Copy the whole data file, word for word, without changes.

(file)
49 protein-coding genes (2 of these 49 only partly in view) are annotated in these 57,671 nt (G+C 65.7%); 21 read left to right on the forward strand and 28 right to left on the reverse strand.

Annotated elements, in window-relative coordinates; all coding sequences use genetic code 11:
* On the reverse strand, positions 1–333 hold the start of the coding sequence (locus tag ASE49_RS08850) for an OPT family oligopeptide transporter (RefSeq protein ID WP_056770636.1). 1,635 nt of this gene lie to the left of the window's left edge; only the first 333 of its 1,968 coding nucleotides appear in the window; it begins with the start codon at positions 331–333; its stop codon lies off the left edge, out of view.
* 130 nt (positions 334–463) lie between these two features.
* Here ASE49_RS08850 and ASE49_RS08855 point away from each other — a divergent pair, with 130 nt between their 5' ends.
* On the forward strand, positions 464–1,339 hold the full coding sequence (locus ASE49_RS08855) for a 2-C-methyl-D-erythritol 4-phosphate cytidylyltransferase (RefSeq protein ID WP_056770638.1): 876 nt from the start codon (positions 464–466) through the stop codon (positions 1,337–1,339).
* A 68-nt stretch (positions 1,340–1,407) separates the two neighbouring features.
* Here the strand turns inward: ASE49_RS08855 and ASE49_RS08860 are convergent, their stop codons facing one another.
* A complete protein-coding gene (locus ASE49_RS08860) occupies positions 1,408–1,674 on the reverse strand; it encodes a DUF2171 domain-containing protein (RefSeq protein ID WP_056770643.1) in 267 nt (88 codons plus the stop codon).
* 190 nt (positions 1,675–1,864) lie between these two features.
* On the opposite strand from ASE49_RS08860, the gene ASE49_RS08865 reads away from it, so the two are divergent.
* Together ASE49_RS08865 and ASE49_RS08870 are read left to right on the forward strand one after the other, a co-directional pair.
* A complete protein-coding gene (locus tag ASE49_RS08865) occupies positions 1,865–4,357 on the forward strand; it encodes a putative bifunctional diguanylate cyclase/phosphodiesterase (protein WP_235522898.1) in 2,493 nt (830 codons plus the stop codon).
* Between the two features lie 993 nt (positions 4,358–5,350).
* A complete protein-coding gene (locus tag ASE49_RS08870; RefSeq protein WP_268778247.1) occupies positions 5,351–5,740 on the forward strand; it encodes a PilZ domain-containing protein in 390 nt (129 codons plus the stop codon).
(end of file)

49 protein-coding genes (2 of these 49 only partly in view) are annotated in these 57,671 nt (G+C 65.7%); 21 read left to right on the forward strand and 28 right to left on the reverse strand.

Annotated elements, in window-relative coordinates; all coding sequences use genetic code 11:
* On the reverse strand, positions 1–333 hold the start of the coding sequence (locus tag ASE49_RS08850) for an OPT family oligopeptide transporter (RefSeq protein ID WP_056770636.1). 1,635 nt of this gene lie to the left of the window's left edge; only the first 333 of its 1,968 coding nucleotides appear in the window; it begins with the start codon at positions 331–333; its stop codon lies off the left edge, out of view.
* 130 nt (positions 334–463) lie between these two features.
* Here ASE49_RS08850 and ASE49_RS08855 point away from each other — a divergent pair, with 130 nt between their 5' ends.
* On the forward strand, positions 464–1,339 hold the full coding sequence (locus ASE49_RS08855) for a 2-C-methyl-D-erythritol 4-phosphate cytidylyltransferase (RefSeq protein ID WP_056770638.1): 876 nt from the start codon (positions 464–466) through the stop codon (positions 1,337–1,339).
* A 68-nt stretch (positions 1,340–1,407) separates the two neighbouring features.
* Here the strand turns inward: ASE49_RS08855 and ASE49_RS08860 are convergent, their stop codons facing one another.
* A complete protein-coding gene (locus ASE49_RS08860) occupies positions 1,408–1,674 on the reverse strand; it encodes a DUF2171 domain-containing protein (RefSeq protein ID WP_056770643.1) in 267 nt (88 codons plus the stop codon).
* 190 nt (positions 1,675–1,864) lie between these two features.
* On the opposite strand from ASE49_RS08860, the gene ASE49_RS08865 reads away from it, so the two are divergent.
* Together ASE49_RS08865 and ASE49_RS08870 are read left to right on the forward strand one after the other, a co-directional pair.
* A complete protein-coding gene (locus tag ASE49_RS08865) occupies positions 1,865–4,357 on the forward strand; it encodes a putative bifunctional diguanylate cyclase/phosphodiesterase (protein WP_235522898.1) in 2,493 nt (830 codons plus the stop codon).
* Between the two features lie 993 nt (positions 4,358–5,350).
* A complete protein-coding gene (locus tag ASE49_RS08870; RefSeq protein WP_268778247.1) occupies positions 5,351–5,740 on the forward strand; it encodes a PilZ domain-containing protein in 390 nt (129 codons plus the stop codon).